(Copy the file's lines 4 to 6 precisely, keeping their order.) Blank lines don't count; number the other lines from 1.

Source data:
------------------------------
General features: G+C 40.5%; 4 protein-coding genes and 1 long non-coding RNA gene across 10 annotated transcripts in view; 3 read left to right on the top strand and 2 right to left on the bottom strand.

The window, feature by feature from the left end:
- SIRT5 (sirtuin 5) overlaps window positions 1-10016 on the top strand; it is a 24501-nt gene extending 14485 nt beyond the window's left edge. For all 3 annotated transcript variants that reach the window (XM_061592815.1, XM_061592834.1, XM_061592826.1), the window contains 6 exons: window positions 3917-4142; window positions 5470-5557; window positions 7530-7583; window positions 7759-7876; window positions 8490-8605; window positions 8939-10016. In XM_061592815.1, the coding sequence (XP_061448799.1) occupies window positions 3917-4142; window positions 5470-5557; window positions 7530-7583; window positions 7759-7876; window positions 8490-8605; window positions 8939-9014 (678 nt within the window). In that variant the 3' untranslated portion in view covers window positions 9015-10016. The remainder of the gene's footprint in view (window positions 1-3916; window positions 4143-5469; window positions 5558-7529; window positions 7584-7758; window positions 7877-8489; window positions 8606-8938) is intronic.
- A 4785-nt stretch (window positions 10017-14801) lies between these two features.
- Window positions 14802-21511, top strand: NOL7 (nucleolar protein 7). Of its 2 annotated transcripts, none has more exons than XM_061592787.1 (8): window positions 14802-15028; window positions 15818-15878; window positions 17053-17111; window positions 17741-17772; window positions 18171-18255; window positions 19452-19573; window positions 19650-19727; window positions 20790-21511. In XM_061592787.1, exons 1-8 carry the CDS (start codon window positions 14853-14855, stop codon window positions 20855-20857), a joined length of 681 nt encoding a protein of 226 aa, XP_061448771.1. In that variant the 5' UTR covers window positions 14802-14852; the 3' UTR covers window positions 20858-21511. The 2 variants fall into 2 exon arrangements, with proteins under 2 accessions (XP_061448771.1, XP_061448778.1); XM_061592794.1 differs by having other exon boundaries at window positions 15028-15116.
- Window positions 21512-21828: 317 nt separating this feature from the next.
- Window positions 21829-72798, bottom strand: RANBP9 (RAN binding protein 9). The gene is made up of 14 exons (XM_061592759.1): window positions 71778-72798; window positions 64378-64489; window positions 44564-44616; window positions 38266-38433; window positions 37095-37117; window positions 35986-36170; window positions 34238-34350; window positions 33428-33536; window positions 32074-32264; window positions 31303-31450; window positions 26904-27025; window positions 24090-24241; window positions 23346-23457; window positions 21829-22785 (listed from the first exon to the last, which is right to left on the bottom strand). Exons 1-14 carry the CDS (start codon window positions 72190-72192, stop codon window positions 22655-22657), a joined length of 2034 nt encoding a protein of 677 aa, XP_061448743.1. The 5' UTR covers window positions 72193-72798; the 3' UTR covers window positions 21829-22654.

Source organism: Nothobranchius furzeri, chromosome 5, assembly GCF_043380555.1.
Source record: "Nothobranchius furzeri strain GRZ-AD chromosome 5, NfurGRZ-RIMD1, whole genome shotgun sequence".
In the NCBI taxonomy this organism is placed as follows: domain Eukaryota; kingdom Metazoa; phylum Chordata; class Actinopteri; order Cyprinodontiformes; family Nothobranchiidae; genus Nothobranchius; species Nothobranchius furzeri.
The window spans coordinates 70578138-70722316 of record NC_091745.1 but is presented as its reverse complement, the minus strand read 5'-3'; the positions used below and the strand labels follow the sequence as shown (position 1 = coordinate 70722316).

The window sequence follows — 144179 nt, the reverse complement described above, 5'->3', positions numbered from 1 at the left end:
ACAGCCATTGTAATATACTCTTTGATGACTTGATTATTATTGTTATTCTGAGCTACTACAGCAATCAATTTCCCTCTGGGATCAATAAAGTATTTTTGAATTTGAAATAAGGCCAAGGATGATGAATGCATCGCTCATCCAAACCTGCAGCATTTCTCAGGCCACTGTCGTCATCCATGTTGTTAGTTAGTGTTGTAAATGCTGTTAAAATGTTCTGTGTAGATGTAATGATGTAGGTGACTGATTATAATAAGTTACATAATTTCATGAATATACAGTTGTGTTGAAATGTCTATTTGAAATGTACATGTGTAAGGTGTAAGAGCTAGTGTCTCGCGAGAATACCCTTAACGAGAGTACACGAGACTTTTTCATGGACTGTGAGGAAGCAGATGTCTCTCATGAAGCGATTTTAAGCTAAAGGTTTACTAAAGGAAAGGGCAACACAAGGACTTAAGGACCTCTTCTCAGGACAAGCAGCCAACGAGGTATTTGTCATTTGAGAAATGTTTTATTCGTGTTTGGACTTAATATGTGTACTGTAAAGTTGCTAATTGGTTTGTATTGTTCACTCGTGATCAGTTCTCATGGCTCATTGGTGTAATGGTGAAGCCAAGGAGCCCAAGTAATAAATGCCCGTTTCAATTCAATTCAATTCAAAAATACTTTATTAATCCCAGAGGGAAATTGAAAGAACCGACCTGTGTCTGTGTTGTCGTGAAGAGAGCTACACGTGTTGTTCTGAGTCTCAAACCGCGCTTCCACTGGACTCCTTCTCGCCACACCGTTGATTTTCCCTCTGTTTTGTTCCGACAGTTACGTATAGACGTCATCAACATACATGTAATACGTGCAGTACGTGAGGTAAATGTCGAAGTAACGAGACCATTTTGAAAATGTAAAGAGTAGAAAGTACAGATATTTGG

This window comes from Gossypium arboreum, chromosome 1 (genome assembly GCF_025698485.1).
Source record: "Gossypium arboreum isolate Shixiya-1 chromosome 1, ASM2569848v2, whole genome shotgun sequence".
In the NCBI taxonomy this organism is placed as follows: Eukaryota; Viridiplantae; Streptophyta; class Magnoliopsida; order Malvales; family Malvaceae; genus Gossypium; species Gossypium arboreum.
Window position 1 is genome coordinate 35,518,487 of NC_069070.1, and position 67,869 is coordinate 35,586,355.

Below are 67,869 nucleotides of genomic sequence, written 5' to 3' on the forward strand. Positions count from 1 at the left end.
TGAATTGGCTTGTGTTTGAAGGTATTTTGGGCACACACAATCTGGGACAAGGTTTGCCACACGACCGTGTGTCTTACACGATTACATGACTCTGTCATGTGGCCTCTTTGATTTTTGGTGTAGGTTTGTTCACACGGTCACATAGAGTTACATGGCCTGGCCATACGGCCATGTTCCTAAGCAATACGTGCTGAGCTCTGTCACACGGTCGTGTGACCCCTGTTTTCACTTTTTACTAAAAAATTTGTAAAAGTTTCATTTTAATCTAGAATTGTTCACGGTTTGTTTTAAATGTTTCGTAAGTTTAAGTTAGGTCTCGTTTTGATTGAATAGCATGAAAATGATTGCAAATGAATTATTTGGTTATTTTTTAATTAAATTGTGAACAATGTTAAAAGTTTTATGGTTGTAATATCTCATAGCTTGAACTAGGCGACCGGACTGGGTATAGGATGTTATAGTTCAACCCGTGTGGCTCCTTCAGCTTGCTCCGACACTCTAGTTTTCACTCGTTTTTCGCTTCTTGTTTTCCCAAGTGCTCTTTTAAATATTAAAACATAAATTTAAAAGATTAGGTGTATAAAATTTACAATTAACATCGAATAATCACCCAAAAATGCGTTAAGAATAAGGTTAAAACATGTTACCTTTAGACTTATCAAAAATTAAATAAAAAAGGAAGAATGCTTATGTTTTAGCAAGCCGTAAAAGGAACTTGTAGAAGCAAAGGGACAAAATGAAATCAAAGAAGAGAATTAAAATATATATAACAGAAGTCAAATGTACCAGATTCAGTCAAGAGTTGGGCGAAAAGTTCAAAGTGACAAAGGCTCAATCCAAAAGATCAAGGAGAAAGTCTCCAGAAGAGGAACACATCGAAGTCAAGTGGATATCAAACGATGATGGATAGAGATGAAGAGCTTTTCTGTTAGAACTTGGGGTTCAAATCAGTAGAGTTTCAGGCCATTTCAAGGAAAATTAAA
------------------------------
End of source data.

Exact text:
- A 4785-nt stretch (window positions 10017-14801) lies between these two features.
- Window positions 14802-21511, top strand: NOL7 (nucleolar protein 7). Of its 2 annotated transcripts, none has more exons than XM_061592787.1 (8): window positions 14802-15028; window positions 15818-15878; window positions 17053-17111; window positions 17741-17772; window positions 18171-18255; window positions 19452-19573; window positions 19650-19727; window positions 20790-21511. In XM_061592787.1, exons 1-8 carry the CDS (start codon window positions 14853-14855, stop codon window positions 20855-20857), a joined length of 681 nt encoding a protein of 226 aa, XP_061448771.1. In that variant the 5' UTR covers window positions 14802-14852; the 3' UTR covers window positions 20858-21511. The 2 variants fall into 2 exon arrangements, with proteins under 2 accessions (XP_061448771.1, XP_061448778.1); XM_061592794.1 differs by having other exon boundaries at window positions 15028-15116.
- Window positions 21512-21828: 317 nt separating this feature from the next.